It is intended that the single grant-awarding authority will come into operation on a transitional basis in the 2012-13 academic year for new students not in the system. The Bill was originally drafted to allow the grant administration function to be performed by 33 VECs in line with the transforming public services agenda. A Government decision was subsequently taken to develop a single grant awarding authority. Until the Bill was sufficiently advanced to reflect this significant change, it was not possible to set up such an authority. An expression of interest process is under way and by the time the single grant awarding authority is selected, there will only be a period of one year in which to put in place the necessary structures and resources to do the job properly. That explains the delay in finalising the Bill.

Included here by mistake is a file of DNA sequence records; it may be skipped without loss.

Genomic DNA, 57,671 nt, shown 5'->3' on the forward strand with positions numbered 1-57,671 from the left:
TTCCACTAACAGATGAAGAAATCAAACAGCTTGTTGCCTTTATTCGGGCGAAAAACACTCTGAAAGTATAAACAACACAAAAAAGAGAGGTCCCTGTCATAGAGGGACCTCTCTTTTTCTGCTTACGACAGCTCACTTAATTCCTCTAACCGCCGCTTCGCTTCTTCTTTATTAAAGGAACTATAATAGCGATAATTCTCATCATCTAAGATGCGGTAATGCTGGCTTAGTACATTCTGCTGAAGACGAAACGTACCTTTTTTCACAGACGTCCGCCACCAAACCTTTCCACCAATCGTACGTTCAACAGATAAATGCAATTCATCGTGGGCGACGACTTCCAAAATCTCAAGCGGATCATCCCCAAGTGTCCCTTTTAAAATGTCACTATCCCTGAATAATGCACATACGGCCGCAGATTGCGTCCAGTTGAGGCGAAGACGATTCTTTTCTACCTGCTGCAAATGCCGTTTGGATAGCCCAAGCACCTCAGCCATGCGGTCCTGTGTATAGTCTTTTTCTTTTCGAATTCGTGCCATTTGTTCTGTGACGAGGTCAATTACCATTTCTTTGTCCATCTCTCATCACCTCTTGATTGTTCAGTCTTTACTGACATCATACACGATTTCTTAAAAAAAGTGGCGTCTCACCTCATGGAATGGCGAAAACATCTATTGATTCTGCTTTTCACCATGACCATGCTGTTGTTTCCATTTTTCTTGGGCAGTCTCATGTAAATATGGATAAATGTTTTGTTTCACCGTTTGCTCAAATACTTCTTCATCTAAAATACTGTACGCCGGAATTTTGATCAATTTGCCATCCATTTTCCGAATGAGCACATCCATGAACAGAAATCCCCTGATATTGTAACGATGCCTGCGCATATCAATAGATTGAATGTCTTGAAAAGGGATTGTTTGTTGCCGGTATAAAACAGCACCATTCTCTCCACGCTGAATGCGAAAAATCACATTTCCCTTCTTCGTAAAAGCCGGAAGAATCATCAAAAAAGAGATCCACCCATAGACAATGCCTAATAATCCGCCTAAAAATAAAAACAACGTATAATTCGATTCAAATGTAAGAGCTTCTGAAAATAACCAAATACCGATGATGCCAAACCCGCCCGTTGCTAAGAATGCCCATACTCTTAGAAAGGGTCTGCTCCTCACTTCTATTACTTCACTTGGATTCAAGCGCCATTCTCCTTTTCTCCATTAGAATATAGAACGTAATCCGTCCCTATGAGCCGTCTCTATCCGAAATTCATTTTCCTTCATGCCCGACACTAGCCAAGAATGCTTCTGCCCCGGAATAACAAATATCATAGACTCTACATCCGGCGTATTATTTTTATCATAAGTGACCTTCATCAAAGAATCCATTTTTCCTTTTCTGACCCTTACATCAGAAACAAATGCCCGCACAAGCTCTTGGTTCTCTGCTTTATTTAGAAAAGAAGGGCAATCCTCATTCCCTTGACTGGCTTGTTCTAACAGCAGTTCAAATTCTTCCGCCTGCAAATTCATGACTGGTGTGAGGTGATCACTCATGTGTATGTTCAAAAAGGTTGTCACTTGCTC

This is one of the last Bills to be passed before the general election. I am conscious that I made my maiden speech in the Houses of the Oireachtas in 1987 and this may be my last speech in the Seanad, but who knows what lies in store for all of us? I am delighted we have been able to pass this Bill.